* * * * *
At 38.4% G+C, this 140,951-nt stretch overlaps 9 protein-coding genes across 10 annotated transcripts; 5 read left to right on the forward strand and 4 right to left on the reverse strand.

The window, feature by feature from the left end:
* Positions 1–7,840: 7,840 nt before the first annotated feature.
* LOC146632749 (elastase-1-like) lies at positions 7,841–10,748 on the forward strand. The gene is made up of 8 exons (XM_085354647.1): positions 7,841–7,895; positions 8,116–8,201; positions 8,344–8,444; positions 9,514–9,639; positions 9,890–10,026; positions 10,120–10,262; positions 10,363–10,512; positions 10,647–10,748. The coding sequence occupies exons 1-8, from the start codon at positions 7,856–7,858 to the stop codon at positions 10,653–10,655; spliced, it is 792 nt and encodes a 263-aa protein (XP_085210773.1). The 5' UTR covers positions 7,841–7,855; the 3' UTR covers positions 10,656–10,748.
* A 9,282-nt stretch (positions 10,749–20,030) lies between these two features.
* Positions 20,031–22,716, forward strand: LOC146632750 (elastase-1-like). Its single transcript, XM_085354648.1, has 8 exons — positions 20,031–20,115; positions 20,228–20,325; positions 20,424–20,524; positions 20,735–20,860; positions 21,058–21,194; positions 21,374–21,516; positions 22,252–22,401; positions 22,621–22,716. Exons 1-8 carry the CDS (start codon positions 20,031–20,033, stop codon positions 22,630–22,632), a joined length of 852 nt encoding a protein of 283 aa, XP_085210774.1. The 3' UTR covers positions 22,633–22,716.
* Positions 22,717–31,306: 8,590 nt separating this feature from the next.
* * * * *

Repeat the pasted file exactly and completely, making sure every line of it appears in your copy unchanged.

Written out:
At 38.4% G+C, this 140,951-nt stretch overlaps 9 protein-coding genes across 10 annotated transcripts; 5 read left to right on the forward strand and 4 right to left on the reverse strand.

The window, feature by feature from the left end:
* Positions 1–7,840: 7,840 nt before the first annotated feature.
* LOC146632749 (elastase-1-like) lies at positions 7,841–10,748 on the forward strand. The gene is made up of 8 exons (XM_085354647.1): positions 7,841–7,895; positions 8,116–8,201; positions 8,344–8,444; positions 9,514–9,639; positions 9,890–10,026; positions 10,120–10,262; positions 10,363–10,512; positions 10,647–10,748. The coding sequence occupies exons 1-8, from the start codon at positions 7,856–7,858 to the stop codon at positions 10,653–10,655; spliced, it is 792 nt and encodes a 263-aa protein (XP_085210773.1). The 5' UTR covers positions 7,841–7,855; the 3' UTR covers positions 10,656–10,748.
* A 9,282-nt stretch (positions 10,749–20,030) lies between these two features.
* Positions 20,031–22,716, forward strand: LOC146632750 (elastase-1-like). Its single transcript, XM_085354648.1, has 8 exons — positions 20,031–20,115; positions 20,228–20,325; positions 20,424–20,524; positions 20,735–20,860; positions 21,058–21,194; positions 21,374–21,516; positions 22,252–22,401; positions 22,621–22,716. Exons 1-8 carry the CDS (start codon positions 20,031–20,033, stop codon positions 22,630–22,632), a joined length of 852 nt encoding a protein of 283 aa, XP_085210774.1. The 3' UTR covers positions 22,633–22,716.
* Positions 22,717–31,306: 8,590 nt separating this feature from the next.